Antoinette A. Grobbelaar

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To determine reservoir hosts for Marburg virus (MARV), we examined the fauna of a mine in northeastern Democratic Republic of the Congo. The mine was associated with a protracted outbreak of Marburg hemorrhagic fever during 1998-2000. We found MARV nucleic acid in 12 bats, comprising 3.0%-3.6% of 2 species of insectivorous bat and 1 species of fruit bat. We(More)
The recent occurrence of the first confirmed outbreaks of Rift Valley fever in humans and livestock outside the African region, namely in the Kingdom of Saudi Arabia and Yemen, is of global medical and veterinary concern. Disadvantages of classical techniques for serological diagnosis of Rift Valley fever include health risk to laboratory personnel,(More)
Phylogenetic relationships were examined for 29 southern African West Nile virus (formal name West Nile virus [WNV]) isolates from various sources in four countries from 1958 to 2001. In addition, sequence data were retrieved from GenBank for another 23 WNV isolates and Kunjin and Japanese encephalitis viruses. All isolates belonged to two lineages. Lineage(More)
Phylogenetic relationships were examined for 198 Rift Valley fever virus isolates and 5 derived strains obtained from various sources in Saudi Arabia and 16 countries in Africa during a 67-year period (1944-2010). A maximum-likelihood tree prepared with sequence data for a 490-nt section of the Gn glycoprotein gene showed that 95 unique sequences sorted(More)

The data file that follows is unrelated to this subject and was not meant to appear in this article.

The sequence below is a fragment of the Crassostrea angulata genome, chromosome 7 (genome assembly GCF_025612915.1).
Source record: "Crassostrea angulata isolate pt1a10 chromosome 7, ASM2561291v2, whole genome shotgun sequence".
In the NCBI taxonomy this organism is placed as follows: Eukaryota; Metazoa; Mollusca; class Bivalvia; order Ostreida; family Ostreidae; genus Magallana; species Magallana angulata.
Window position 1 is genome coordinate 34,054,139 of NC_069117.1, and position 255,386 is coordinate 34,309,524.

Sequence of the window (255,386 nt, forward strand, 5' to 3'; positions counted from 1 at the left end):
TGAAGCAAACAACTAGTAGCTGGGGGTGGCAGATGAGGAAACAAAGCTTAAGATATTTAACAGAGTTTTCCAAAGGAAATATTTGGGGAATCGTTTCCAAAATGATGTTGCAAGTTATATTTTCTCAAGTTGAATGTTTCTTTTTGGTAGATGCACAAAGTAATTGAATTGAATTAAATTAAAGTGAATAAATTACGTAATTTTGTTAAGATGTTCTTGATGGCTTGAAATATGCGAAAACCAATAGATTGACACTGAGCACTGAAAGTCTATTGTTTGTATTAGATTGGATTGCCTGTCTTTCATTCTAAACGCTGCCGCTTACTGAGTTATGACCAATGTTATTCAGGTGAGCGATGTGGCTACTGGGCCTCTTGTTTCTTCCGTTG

We developed a real-time reverse transcription--PCR that detected 1,164 copies/mL of Crimean-Congo hemorrhagic fever virus per milliliter of serum at 95% probability (probit analysis) and was 100% concordant with nested PCR on 63 samples from 31 patients with confirmed infection. Infected patients who died appeared to have higher viral loads; low viral(More)
In mid-September 2000, Rift Valley fever (RVF) virus was diagnosed as the cause of infection in humans and livestock in Jizan Region, Saudi Arabia. This is the first time that this arbovirus has been found outside Africa and Madagascar. Collections of mosquitoes (Diptera: Culicidae) were therefore undertaken (from 25 September to 10 October) at eight sites(More)
Egyptian fruit bats (Rousettus aegyptiacus) were inoculated subcutaneously (n = 22) with Marburg virus (MARV). No deaths, overt signs of morbidity, or gross lesions was identified, but microscopic pathological changes were seen in the liver of infected bats. The virus was detected in 15 different tissues and plasma but only sporadically in mucosal swab(More)
The Egyptian fruit bat, Rousettus aegyptiacus, is currently regarded as a potential reservoir host for Marburg virus (MARV). However, the modes of transmission, the level of viral replication, tissue tropism and viral shedding pattern remains to be described. Captive-bred R. aegyptiacus, including adult males, females and pups were exposed to MARV by(More)
During 5 months in 2004-2005, buffalopoxvirus infection, confirmed by virus isolation and limited nucleic acid sequencing, spread between 5 burns units in Karachi, Pakistan. The outbreak was related to movement of patients between units. Control measures reduced transmission, but sporadic cases continued due to the admission of new patients with(More)
Rift Valley fever (RVF) is a viral zoonosis that primarily affects animals resulting in considerable economic losses due to death and abortions among infected livestock. RVF also affects humans with clinical symptoms ranging from an influenza-like illness to a hemorrhagic fever. Over the past years, RVF virus (RVFV) has caused severe outbreaks in livestock(More)